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The story behind Jira

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In 2020, we are all familiar with startups, and we all know someone somewhere who owns one or works at one. But back in time, when Mike Cannon-Brookes and Scott Farquhar launched Atlassian, the response they received as university graduates wasn’t as promising.

Mike and Scott’s partnership started as many great friendships do, and can be traced back to their college life. Both were in the same scholarship program at the University of New South Wales in 1998. They built a friendship and a partnership, both ambitious and intelligent individuals. And like all other students, they were expected to join one of the Australian companies sponsoring the program.

Instead, they started Atlassian, their startup.

At the start of their career, no one knew or was able to understand what they did, or how they did it. In a nutshell, Atlassian creates software to help businesses and teams work better. And not just any businesses, but the cream of the crop. Jira, the first piece of software released by Atlassian, helps organizations like NASA and Tesla with project management.

The rest of the history of Atlassian — a true tech giant worthy of its Greek Titan inspired name — stays off the normal path. For most start-ups, funding comes from capital that’s sought out from external investors. After all, venture capitalism is its industry at this point. Mike and Scott didn’t take that route.

They took on debt to fund their project — $10,000 dollars put on credit cards. Most people who get thousands of dollars of credit card debt don’t come out on the other end being industry-shaking billionaires, but they have proven to not be like most people, just as Atlassian has proven to be different from most companies.

This includes how they marketed their new product. Atlassian has never had a giant sales team, instead relying on internet sales. The original marketing strategy was going to meetups for developers and buying them beers — with the Atlassian sticker on the bottle. The typical Australian way.

Their marketing strategy relied on a quality product at a low price and the word of mouth from happy customers. And it worked.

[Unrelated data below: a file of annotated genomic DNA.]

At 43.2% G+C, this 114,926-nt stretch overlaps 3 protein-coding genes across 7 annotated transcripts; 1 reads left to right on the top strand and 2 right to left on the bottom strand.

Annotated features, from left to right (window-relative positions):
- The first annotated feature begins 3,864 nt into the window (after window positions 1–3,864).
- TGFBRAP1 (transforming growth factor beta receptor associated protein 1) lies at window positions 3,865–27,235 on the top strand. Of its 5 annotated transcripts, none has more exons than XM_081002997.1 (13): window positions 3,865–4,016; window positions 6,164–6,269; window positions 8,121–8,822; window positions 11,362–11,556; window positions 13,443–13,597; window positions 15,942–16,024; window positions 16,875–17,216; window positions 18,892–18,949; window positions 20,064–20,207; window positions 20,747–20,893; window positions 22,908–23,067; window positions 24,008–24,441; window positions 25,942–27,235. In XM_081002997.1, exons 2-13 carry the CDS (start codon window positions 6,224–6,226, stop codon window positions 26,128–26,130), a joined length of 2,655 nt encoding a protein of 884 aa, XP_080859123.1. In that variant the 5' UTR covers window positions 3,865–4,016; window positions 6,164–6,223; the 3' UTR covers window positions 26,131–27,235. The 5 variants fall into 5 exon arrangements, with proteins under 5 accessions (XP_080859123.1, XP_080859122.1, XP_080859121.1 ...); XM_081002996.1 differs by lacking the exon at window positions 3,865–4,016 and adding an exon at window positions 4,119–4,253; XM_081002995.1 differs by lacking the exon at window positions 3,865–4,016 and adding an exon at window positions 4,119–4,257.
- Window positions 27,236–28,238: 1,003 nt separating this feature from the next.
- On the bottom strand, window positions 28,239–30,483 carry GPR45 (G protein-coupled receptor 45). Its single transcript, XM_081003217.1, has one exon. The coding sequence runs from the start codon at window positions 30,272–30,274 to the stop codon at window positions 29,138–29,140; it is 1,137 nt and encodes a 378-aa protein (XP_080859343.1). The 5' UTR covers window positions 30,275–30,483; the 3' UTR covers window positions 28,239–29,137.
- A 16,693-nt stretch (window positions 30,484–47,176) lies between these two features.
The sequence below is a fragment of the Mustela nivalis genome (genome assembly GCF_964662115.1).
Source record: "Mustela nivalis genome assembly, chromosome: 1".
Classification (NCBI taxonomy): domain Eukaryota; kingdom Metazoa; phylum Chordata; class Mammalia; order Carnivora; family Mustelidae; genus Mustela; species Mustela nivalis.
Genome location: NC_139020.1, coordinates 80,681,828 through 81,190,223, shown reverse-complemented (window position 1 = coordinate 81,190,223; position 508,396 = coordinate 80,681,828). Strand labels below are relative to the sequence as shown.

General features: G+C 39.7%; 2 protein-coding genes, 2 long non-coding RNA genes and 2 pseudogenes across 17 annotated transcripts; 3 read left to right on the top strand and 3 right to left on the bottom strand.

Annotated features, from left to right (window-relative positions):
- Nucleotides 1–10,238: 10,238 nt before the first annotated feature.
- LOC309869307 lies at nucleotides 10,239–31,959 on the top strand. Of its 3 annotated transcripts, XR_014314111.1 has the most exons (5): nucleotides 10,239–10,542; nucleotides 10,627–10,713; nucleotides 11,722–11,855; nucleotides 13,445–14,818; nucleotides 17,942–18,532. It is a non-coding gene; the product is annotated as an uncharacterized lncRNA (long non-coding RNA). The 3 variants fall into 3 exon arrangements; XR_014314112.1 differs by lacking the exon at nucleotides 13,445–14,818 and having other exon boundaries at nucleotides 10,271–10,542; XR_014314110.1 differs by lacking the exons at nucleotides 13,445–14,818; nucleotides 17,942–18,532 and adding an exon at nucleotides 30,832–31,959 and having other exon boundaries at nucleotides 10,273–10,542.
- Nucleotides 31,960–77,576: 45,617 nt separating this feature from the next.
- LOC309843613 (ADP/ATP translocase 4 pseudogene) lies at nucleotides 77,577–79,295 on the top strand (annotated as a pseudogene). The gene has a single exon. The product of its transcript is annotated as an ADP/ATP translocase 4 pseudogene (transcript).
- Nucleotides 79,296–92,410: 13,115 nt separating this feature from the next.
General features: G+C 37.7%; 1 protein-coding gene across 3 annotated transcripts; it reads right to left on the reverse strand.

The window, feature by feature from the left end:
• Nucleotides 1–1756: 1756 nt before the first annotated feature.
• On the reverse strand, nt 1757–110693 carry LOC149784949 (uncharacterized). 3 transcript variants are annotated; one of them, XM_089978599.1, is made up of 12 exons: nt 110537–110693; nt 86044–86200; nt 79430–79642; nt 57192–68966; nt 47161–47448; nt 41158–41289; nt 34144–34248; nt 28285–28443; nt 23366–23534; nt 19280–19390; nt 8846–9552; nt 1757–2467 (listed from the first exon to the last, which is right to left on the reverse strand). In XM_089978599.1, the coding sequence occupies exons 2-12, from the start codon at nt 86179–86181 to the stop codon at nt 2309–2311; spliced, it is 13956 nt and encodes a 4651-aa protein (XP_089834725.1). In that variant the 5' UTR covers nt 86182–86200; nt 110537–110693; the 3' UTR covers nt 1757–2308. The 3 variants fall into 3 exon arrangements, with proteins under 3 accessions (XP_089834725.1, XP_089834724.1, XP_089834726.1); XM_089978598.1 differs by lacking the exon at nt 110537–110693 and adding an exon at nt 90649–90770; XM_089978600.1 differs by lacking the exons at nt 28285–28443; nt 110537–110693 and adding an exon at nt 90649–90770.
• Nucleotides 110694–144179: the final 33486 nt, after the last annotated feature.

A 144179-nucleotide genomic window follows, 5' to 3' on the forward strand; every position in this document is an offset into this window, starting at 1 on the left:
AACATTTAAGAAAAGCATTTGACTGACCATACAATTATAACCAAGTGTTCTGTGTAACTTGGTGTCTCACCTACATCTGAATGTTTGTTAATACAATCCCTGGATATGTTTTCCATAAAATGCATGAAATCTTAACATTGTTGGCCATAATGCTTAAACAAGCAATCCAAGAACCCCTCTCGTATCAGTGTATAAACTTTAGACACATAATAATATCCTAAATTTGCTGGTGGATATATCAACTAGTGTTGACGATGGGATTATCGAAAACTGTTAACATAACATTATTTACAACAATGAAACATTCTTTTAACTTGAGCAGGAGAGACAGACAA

Atlassian also prioritized charitable work from early on. In 2006, only 4 years after launch, the Atlassian Foundation was created along with a pledge to donate 1% of equity, product profit, and employee time to charitable causes.

In 2013 as an incentive to raise $40,000 for charity, Scott, known for having long hair usually tucked into a trucker hat, said he would shave his head into a mohawk then dye it blue. And he did, adding to Jira’s lore of success.

HipChat, a web service for internal online chat and instant messaging, was acquired by Atlassian in 2012. Its office web chat features would become so valuable that Atlassian sold it to Slack, a pioneer in changing how offices communicate.

In 2017 Atlassian bought Trello, a collaboration tool for businesses ranging from start-ups to Fortune 500 companies. After picking it up they worked to make it even more useful and compatible with existing software.

The history of Atlassian is worth it to pay attention to. It does not only teaches how to be successful; but, to be confident if you have something unique and, it’s definitely okay if people cannot understand it.

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Leadership

4 Must Reads – Straight from Elon Musk’s recommendation list

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Elon Musk’s reading collection includes science fiction classics as well as complicated literature on cutting-edge technologies. His vision as the leader of some of the world’s most valuable companies makes it interesting to take a peek into the inner workings of his mind. Musk is also known for sharing his suggestions on social media. 

Let’s evaluate some fascinating reads from his recommendations.

Steve Jobs, by Walter Isaacson 

This book chronicles the ambitious and adventurous life of Apple’s brilliant entrepreneur and eccentric creator. Steve Jobs covers the man’s successful enterprises, beginning with his early experiences with spirituality and LSD and ending at the pinnacle as a worldwide technology superstar. This is a well-researched book that goes into the thinking of the man behind the world’s most valuable technological business.

Life 3.0, by Max Tegmark

The Brief Introduction to Artificial Intelligence, Elon Musk’s latest book, is one of the few that explores the idea of AI being used for good rather than harm in the world. Max Tegmark, an MIT scientist, addresses how to keep Artificial Intelligence helpful to humans while simultaneously ensuring that technological progress is consistent with humanity’s long-term goals.